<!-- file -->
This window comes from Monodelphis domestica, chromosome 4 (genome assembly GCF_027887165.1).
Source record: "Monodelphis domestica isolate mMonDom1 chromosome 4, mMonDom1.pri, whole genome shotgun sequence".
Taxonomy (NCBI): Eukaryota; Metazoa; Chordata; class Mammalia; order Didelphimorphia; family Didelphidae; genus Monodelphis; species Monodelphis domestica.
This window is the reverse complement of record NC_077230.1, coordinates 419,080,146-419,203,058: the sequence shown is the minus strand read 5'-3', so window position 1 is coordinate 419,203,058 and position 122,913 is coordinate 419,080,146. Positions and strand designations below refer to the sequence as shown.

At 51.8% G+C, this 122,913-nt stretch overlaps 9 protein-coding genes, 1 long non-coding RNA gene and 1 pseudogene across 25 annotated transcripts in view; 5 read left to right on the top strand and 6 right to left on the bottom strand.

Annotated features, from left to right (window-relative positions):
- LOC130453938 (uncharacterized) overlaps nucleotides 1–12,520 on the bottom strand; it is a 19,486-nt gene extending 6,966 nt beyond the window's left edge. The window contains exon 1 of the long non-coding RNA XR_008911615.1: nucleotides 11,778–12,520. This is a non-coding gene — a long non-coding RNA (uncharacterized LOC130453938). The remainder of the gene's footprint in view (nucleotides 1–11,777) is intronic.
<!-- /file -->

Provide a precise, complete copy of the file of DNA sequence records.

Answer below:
This window comes from Monodelphis domestica, chromosome 4 (genome assembly GCF_027887165.1).
Source record: "Monodelphis domestica isolate mMonDom1 chromosome 4, mMonDom1.pri, whole genome shotgun sequence".
Taxonomy (NCBI): Eukaryota; Metazoa; Chordata; class Mammalia; order Didelphimorphia; family Didelphidae; genus Monodelphis; species Monodelphis domestica.
This window is the reverse complement of record NC_077230.1, coordinates 419,080,146-419,203,058: the sequence shown is the minus strand read 5'-3', so window position 1 is coordinate 419,203,058 and position 122,913 is coordinate 419,080,146. Positions and strand designations below refer to the sequence as shown.

At 51.8% G+C, this 122,913-nt stretch overlaps 9 protein-coding genes, 1 long non-coding RNA gene and 1 pseudogene across 25 annotated transcripts in view; 5 read left to right on the top strand and 6 right to left on the bottom strand.

Annotated features, from left to right (window-relative positions):
- LOC130453938 (uncharacterized) overlaps nucleotides 1–12,520 on the bottom strand; it is a 19,486-nt gene extending 6,966 nt beyond the window's left edge. The window contains exon 1 of the long non-coding RNA XR_008911615.1: nucleotides 11,778–12,520. This is a non-coding gene — a long non-coding RNA (uncharacterized LOC130453938). The remainder of the gene's footprint in view (nucleotides 1–11,777) is intronic.